• Cover the pot and bring it to a boil, but as soon as it hits a boil, drop the heat to a bare simmer and move the pot lid slightly ajar. Let this cook very, very gently — more steaming than simmering — for as long as you can handle. I let it go overnight.
  • When you are ready to add the vegetables, toss them all in and stir to combine. Note that this is the only time you stir this stock. Let them simmer gently for 2 hours.
  • Turn off the heat and strain the stock. I do it this way: I set up a big container for the strained stock, like a big Tupperware tub. Over this I set a strainer, and in the strainer I lay a piece of regular paper towel. Now, using a ladle, ladle out your stock so it strains through the paper towel. Doing it this way keeps the stock clear.
  • Your broth is ready now. Salt it to taste, adding a little at a time. You can further concentrate flavors by simmering the strained stock for as long as you’d like. Check every 15 minutes or so.
  • Pour into Mason jars and refrigerate for up to 2 weeks, or freeze for up to 9 months. If you freeze, leave at least 1 1/2 inches of headspace in the jars or they will crack. You can also pressure can your stock at 10 psi for 25 minutes (follow your canner’s directions for this).


You can of course use this recipe for any goose. This recipe makes about 5 quarts. 
If you are working with smelly ducks, like sea ducks, spoonies or many divers, you will want to remove as much fat as you can and all the skin. That is the source of off flavors. 


Calories: 13kcal | Carbohydrates: 3g | Protein: 1g | Fat: 1g | Saturated Fat: 1g | Sodium: 14mg | Potassium: 93mg | Fiber: 1g | Sugar: 1g | Vitamin A: 1059IU | Vitamin C: 2mg | Calcium: 15mg | Iron: 1mg

Nutrition information is automatically calculated, so should only be used as an approximation.

Tried this recipe? Tag me today!Mention @huntgathercook or tag #hankshaw!

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About Hank Shaw

Hey there. Welcome to Hunter Angler Gardener Cook, the internet’s largest source of recipes and know-how for wild foods. I am a chef, author, and yes, hunter, angler, gardener, forager and cook. Follow me on Instagram and on Facebook.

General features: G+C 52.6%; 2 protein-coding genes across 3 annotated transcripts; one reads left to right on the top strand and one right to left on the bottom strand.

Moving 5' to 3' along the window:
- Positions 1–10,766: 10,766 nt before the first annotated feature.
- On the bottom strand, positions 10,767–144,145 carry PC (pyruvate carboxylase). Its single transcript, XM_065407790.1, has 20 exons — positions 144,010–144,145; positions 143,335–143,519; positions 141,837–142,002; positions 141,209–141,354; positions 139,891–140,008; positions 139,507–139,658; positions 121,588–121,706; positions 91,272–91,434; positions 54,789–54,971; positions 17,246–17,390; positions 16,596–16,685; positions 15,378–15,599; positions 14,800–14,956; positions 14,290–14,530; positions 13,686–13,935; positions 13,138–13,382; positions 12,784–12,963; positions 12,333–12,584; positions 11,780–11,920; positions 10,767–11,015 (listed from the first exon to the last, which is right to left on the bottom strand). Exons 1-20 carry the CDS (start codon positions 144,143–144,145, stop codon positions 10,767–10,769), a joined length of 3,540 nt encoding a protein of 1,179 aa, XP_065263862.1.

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  1. Beautiful recipe, Hank. I’m curious if you have made the stock with gizzards, and if so when did you/would you add them in the process? I’m delighted to have found your site; this is all really special. Respectfully, Nicole

    1. Nicole: I’d add them early, like when you roast bones. Be sure to remove that center gristly grinder plate tho!

  2. Thanks for this article Hank, excited to try it. I’m a bit new to duck hunting, you mentioned draining excess fat from the roasting pan, can you use that fat for anything?

  3. Is it ok to freeze the duck parts and pieces while you accumulate enough to make this recipe? Any guess how many mallards would be needed to get you to the 3-5lbs of carcass needed?


      1. Thanks for the reply. One last question, you mentioned carcasses, but that you like the necks and wings. Are you just using those parts (necks and wings), or also removing the entire chest plate after breasting a bird out? Excited to try this with some of the fat mallards I’ve been harvesting lately.

      2. Brian: No, I don’t breast out birds. So the carcasses will be what is left after removing the legs and breast meat and the drumettes on the wings.

  4. I really like this recipe and would like to try it, what additional maodifications should I be making if I am starting with just the duck carcasses from thanks giving dinner. We had deep fried duck for Turkey Day!

    1. Ahmie: Just toss it in the pot and cover with water. Let it steep for however many hours, then add the vegetables.

      1. This turned out phenomenal last year and I just put this year’s carcasses in the oven to get everything started again. I pressure froze a jar of broth last year so I could have it for duck gravy at Thanksgiving! Thank you for all of your help.